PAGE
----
You would probably get one weapon, most likely an inaccurate musket, and maybe also a pistol if you’re an officer. You would have to reload after every single shot, and getting three shots off per minute is considered successful. There’s very little, if any, freedom of movement, as unit cohesion was all-important back then. And your shots would usually target large masses of enemy soldiers, which will not test your skill. Reaching for Call of Duty yet?
If you like how the concepts of morality and how a single soldier’s motivations play out in this particular setting, a far more fitting genres of game can explore these ideas while limiting all of the shortcomings listed above.
RPGs: No, I don’t mean give the soldiers rocket launchers
To me, this is the most puzzling category.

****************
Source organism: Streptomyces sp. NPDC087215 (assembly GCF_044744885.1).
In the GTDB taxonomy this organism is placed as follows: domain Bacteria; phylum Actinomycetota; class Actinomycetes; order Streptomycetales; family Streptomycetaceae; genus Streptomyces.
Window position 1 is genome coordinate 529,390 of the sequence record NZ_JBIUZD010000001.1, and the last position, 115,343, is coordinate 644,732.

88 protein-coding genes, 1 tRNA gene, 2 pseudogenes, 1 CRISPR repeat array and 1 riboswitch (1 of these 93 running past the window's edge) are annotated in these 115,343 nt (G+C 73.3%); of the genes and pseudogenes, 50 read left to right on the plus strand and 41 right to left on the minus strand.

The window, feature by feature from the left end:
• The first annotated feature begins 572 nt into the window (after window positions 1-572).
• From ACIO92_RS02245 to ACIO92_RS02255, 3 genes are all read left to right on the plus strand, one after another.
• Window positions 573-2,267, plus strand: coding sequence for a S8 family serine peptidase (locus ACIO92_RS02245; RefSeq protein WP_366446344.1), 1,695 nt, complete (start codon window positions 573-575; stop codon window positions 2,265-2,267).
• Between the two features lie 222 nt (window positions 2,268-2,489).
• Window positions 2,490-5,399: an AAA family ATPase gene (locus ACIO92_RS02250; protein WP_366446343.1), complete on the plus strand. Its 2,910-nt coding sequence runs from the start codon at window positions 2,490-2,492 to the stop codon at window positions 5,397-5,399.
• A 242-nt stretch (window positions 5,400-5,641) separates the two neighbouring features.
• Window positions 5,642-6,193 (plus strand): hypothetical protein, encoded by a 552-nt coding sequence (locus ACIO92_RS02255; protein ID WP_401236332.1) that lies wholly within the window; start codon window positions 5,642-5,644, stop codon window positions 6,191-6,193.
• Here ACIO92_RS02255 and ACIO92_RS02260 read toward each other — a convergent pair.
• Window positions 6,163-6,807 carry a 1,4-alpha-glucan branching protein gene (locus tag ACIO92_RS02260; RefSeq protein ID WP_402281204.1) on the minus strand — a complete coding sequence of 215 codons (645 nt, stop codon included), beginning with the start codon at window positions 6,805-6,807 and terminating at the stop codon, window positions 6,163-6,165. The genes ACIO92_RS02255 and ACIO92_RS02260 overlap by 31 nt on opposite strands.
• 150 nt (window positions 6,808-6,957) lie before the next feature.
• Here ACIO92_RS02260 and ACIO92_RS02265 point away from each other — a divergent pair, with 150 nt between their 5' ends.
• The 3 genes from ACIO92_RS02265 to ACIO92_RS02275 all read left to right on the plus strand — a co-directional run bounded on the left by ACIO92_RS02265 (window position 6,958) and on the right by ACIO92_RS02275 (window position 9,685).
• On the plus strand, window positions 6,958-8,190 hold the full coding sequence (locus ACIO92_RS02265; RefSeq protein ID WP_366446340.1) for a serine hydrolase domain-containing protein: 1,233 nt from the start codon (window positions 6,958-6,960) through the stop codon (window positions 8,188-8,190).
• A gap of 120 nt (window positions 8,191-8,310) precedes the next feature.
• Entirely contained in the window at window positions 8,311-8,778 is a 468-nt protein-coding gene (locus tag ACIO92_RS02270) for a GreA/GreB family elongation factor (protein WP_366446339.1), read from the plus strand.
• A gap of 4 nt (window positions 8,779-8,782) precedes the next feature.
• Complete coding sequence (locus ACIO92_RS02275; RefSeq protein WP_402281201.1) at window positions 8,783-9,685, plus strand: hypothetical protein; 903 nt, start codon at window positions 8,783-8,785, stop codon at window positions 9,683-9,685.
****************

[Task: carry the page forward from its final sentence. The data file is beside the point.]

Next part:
The possibilities for this kind of game are numerous. Here is one potential game story: someone who has realistic justification for not being on the front lines (a woman or an older man, perhaps) wanders around the United States looking for a wounded family member. Over the course of the war, they could visit the rioting New York, the battlefields of Virginia, the burning Georgia, the under-siege Vicksburg, and, yes, the truly wild West. They could meet people along the way that are appropriate for the era, like deserters or military widows or escaped slaves. Do I need to go on? I feel as if I touched upon five or six games that are already out in this paragraph alone. The Civil War setting is basically tailor-made for a sprawling role playing game.